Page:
It seeks to overcome world mass misery and alarming disparities between the living conditions of the rich and poor in the world at large.

Its aim is to provide poor nations increased participation and have their say in the decision­making processes in international affairs.

Among the other objectives, the NIEO envisages the establishment of a new international currency, the implementation of SDR aid linkage, the increased stabilisation of international floating exchange system and the use of IMF funds as interest subsidy on loans to the poorest developing countries.

The crusial aim of the NIEO is to promote economic development among the poor countries through self-help and South-South cooperation.

The NIEO intends to deal with the major problems of the South, such as balance of payihents disequilibrium, debt crisis, exchange scarcity, etc.

Programme of Action for the NIEO :

In essence, the UNCTAD resolutions provide a source of programme of action to international economic order.

The NIEO is not in favour of the existing system of free market orientation. It is biased in the less-developed countries through interventionist approach.

Its action programme narrates the need for a more rapid economic development of the poor countries and their increasing share in the world’s trade at favourable terms of trade.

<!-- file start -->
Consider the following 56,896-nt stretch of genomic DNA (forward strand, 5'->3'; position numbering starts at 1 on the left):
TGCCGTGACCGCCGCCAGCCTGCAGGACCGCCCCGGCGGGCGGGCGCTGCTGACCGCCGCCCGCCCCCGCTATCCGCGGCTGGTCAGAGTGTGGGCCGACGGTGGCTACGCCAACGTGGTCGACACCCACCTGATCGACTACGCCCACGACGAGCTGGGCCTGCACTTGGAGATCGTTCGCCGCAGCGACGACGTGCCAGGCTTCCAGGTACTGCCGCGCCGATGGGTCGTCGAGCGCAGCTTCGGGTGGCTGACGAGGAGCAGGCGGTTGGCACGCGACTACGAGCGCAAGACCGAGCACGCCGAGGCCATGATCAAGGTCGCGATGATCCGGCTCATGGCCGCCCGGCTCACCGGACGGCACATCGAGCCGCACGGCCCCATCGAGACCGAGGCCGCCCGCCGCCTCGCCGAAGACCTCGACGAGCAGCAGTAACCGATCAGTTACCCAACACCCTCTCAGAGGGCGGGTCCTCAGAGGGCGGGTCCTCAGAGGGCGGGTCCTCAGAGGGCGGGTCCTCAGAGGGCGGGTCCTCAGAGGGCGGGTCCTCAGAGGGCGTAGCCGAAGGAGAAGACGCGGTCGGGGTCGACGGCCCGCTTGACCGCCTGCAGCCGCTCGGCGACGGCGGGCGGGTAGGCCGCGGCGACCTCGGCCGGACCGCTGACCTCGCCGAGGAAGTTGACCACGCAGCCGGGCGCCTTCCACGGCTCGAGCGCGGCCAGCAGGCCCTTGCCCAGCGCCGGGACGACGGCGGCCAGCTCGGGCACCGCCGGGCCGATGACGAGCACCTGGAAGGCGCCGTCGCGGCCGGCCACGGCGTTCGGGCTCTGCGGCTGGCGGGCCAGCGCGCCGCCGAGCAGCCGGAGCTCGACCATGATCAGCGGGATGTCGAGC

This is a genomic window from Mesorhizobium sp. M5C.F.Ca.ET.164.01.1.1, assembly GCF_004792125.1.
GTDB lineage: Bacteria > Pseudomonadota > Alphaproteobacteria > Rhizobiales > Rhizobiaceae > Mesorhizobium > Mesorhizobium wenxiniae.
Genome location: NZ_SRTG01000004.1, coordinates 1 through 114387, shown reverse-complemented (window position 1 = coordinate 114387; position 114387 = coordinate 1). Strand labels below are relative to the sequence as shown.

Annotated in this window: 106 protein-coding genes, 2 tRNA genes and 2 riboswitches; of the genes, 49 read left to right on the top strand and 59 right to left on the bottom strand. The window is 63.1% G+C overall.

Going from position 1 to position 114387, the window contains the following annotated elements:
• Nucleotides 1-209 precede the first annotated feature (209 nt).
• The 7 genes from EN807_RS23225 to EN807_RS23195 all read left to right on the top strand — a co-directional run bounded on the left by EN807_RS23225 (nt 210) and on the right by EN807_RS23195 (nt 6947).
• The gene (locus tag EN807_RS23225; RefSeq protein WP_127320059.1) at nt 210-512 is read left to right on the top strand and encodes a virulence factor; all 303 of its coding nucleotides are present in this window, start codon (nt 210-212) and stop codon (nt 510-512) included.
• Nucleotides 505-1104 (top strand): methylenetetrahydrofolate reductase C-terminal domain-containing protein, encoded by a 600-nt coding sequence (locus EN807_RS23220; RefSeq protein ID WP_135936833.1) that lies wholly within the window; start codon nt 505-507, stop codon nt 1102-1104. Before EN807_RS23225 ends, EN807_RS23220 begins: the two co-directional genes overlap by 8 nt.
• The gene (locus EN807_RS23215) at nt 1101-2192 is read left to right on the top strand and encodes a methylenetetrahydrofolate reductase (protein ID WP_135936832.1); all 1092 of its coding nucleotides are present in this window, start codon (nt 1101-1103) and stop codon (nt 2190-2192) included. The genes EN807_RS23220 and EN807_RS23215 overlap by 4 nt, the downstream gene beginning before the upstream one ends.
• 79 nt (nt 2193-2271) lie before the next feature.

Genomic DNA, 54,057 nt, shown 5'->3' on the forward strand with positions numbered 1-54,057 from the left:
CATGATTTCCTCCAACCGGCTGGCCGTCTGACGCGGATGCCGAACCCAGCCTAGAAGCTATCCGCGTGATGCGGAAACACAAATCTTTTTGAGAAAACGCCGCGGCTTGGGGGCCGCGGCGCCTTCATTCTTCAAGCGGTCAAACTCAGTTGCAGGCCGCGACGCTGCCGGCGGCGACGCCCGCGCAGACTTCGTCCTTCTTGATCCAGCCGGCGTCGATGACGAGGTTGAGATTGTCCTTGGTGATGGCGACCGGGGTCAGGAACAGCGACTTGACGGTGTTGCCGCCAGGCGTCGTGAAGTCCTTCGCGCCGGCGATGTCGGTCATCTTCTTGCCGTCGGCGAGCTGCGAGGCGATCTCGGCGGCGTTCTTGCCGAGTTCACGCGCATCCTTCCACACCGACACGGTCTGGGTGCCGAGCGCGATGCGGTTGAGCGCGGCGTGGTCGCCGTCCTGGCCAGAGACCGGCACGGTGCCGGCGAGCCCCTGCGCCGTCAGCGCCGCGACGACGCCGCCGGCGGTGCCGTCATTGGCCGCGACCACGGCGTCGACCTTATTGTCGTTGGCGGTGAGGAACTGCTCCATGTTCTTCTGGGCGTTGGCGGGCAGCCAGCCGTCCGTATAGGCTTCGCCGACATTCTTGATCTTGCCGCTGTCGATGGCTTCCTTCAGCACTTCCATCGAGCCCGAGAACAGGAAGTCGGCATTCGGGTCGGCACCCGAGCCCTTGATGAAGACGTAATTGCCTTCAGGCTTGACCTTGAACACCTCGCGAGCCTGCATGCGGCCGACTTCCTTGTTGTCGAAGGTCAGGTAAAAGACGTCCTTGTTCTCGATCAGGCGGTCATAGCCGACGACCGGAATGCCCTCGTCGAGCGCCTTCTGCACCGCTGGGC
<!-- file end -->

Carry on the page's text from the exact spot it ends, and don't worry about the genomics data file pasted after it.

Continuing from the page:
Its line of action is to adopt discriminatory approach in trade favouring the LDCs.

It also insists on depoliticalisation in the flow of official as well as private direct investment from the rich to the poor countries.

It contains that aid has to be in multilateral form with a view to facilitate structural adjustments in the less-developed countries.

It also stresses the need for restructuring the international monetary system.

There has been always a great opposition from the rich countries. They have vested interests which do not allow for the healthy outcomes and actions in various negotiations and their implementation. Again, the poor countries have weak bargaining power in negotiations. Further, there is very weak trade-link between LDCs and the socialist blocs.

The era of 1990s is characterised by liberalisation and globalisation. WTO is giving a new mode to form a newer global economic order. New challenges and new problems have been emerging. With market-orientation, growing speculation is taking its toll. With unchecked speculations currency trading, a kind of Rober Capitalism has also cropped up. It is posing a new danger to developing countries.

A heavier speculation can ruin the economy in a global set up despite its good economic fundamentals – as has been the case with Malaysia recently. The UNCTAD has to play a positive role in safeguarding the basic interest of the developing countries at all levels. Negotiating with UN, WTO and IMF the developing countries trade and finance have to be insulated from speculators’ attack from outside. Check through transparency and other devices have to be asked for.